Gondar in northern Ethiopia allows you to experience the grandeur of the African medieval period: a time of kings and dynasties, conquerors and castles, churches, and the creation of early towns. Emperor Fasilidas founded Gondar in 1635, which grew to be a marketing and agricultural center. Prior to this period, towns were mostly temporary encampments, but Falisidas had the vision to establish churches as well as his own grounds, giving people reasons to stay and create lives based on peace rather than war.
By the mid-seventeenth century, Gondar had grown to a complex city of 60,000 people, divided into segregated quarters based on religion: Muslims, Jews, early Christians, and the ruling nobility were accommodated. The city gave diverse peoples an identity based on shared values, without actually blending or subsuming their unique traditions. The shared Amharic culture evolved into a sense of pride for the inhabitants who retained their original values.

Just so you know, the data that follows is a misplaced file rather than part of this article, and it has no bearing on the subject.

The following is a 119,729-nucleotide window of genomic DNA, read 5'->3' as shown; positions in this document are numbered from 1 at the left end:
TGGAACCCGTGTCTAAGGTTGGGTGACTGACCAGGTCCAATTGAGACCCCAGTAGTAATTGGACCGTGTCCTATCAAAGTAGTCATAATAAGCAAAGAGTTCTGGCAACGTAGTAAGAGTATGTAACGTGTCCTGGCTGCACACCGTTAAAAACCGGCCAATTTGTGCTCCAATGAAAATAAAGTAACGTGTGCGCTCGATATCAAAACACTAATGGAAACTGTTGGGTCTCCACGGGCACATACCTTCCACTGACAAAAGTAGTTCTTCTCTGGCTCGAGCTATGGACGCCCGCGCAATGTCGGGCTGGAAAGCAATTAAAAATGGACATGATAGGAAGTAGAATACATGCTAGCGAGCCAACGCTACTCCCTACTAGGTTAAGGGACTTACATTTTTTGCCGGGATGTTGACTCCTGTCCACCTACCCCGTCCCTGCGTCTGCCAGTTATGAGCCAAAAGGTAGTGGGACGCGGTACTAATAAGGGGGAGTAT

Gondar was sacked and destroyed several times in subsequent centuries, but the city still maintains examples of the art and architecture of ancient times. Ruins of various former rulers exhibit the majesty of the past, and churches still have remnants of a rich tradition of fresco painting. As an example, the interior of the church of Debra Berhan Selassie has vivid depictions of eighty different angels’ faces on the ceiling and paintings of the Trinity, St. Mary, and the life of Jesus on its walls.